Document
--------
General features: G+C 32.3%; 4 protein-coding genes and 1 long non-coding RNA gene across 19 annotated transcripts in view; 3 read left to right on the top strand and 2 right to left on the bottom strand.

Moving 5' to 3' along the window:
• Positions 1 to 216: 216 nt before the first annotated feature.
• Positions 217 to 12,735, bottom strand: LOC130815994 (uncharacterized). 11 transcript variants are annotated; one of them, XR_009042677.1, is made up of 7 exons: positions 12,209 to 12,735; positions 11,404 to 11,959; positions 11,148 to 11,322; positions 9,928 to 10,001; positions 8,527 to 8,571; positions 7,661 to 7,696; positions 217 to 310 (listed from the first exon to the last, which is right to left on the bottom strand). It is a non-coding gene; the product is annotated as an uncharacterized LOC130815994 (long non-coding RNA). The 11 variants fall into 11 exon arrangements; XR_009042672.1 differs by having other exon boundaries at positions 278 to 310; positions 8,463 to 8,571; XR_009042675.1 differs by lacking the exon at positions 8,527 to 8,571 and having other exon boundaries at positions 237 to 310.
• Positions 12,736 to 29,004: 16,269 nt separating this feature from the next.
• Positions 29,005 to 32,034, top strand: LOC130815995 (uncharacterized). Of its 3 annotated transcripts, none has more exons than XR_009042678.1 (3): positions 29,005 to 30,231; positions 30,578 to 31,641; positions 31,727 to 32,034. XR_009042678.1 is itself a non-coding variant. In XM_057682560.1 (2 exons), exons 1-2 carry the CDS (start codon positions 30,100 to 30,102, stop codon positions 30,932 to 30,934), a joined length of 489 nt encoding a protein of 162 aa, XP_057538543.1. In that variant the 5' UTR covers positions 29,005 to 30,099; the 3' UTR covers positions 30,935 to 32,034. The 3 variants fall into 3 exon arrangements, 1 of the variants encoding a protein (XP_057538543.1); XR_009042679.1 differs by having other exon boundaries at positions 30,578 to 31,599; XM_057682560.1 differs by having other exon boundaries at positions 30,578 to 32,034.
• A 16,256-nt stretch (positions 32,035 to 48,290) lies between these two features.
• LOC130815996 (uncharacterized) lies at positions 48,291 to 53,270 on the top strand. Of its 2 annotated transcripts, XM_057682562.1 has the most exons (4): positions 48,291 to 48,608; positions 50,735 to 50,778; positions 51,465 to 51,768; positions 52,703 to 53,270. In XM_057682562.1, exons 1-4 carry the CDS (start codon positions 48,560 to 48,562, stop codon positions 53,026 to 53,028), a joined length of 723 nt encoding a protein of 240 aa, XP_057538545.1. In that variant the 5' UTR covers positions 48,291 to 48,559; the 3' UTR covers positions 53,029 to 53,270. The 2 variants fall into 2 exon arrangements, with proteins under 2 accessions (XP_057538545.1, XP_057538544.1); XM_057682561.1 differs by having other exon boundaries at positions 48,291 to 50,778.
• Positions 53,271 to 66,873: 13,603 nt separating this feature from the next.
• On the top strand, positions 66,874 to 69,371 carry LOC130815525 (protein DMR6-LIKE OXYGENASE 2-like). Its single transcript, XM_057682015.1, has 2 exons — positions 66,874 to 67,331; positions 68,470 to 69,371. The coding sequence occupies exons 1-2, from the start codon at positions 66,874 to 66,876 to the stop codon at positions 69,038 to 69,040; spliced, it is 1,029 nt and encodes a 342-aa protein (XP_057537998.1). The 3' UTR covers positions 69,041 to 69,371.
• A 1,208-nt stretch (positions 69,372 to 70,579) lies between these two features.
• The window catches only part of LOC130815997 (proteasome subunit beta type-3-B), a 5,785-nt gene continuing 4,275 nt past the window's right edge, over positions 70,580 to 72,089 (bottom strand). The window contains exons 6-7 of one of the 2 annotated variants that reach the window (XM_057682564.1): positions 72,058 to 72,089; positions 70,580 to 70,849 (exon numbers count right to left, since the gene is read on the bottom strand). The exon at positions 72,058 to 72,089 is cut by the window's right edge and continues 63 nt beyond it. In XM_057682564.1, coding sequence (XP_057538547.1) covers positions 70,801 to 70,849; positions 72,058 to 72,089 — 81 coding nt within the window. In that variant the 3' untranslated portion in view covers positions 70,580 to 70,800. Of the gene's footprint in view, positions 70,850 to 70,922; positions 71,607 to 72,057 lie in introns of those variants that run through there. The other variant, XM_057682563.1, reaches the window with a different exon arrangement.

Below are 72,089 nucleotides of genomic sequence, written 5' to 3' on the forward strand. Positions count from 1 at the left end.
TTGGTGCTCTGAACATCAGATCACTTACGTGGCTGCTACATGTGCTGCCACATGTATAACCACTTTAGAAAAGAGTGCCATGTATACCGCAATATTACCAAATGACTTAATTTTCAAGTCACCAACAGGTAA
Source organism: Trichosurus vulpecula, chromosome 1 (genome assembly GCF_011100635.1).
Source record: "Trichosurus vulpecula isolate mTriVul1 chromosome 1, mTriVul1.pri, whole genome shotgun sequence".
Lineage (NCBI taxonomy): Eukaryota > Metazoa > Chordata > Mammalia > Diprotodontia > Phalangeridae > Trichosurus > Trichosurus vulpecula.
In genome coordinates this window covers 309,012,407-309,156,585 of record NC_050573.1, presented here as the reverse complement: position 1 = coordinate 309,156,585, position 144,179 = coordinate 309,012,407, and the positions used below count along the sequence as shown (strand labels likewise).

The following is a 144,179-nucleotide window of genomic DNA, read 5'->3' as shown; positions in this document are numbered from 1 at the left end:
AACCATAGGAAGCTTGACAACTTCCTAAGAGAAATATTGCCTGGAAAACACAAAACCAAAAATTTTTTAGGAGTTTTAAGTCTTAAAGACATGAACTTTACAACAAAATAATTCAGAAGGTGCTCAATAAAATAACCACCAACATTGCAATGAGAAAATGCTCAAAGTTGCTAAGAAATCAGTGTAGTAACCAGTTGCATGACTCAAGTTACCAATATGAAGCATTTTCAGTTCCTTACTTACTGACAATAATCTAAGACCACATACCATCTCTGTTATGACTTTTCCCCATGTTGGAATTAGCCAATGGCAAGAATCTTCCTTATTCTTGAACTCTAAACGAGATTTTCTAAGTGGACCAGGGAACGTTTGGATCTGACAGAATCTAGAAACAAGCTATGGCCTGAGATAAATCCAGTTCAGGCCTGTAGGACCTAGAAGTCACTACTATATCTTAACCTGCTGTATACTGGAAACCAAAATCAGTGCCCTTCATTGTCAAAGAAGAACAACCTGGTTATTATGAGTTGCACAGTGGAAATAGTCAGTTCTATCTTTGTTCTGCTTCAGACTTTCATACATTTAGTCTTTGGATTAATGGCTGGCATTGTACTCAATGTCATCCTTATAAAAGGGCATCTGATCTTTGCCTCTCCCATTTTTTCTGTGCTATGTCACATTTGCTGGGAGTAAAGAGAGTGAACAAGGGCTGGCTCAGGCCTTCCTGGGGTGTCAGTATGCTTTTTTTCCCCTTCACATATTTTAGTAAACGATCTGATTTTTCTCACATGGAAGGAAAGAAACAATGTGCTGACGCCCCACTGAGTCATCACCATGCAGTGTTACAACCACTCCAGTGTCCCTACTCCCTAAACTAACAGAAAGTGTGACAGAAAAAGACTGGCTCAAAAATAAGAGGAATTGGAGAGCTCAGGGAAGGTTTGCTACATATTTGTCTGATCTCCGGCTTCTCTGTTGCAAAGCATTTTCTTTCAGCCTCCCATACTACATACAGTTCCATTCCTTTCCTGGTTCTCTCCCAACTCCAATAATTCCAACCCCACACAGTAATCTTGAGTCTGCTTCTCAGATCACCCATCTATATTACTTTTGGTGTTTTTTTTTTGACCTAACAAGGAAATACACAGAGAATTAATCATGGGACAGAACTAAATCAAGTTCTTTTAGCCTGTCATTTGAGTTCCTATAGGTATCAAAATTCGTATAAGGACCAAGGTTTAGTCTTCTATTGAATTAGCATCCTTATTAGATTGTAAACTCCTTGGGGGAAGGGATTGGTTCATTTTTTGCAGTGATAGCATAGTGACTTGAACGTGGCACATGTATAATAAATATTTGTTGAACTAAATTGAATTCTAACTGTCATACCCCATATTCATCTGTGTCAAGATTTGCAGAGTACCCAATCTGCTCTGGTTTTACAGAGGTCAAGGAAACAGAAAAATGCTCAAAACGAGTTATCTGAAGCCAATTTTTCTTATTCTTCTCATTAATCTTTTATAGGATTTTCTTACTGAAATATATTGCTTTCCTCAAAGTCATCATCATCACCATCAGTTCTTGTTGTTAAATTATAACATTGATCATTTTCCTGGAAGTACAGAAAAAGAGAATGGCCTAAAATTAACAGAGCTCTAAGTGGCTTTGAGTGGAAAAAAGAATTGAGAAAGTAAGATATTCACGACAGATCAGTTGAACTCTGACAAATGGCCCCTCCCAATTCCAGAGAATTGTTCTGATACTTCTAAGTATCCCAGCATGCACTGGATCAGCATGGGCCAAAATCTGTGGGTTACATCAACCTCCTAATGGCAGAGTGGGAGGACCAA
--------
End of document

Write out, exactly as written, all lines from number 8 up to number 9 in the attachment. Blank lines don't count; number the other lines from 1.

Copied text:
• LOC130815996 (uncharacterized) lies at positions 48,291 to 53,270 on the top strand. Of its 2 annotated transcripts, XM_057682562.1 has the most exons (4): positions 48,291 to 48,608; positions 50,735 to 50,778; positions 51,465 to 51,768; positions 52,703 to 53,270. In XM_057682562.1, exons 1-4 carry the CDS (start codon positions 48,560 to 48,562, stop codon positions 53,026 to 53,028), a joined length of 723 nt encoding a protein of 240 aa, XP_057538545.1. In that variant the 5' UTR covers positions 48,291 to 48,559; the 3' UTR covers positions 53,029 to 53,270. The 2 variants fall into 2 exon arrangements, with proteins under 2 accessions (XP_057538545.1, XP_057538544.1); XM_057682561.1 differs by having other exon boundaries at positions 48,291 to 50,778.
• Positions 53,271 to 66,873: 13,603 nt separating this feature from the next.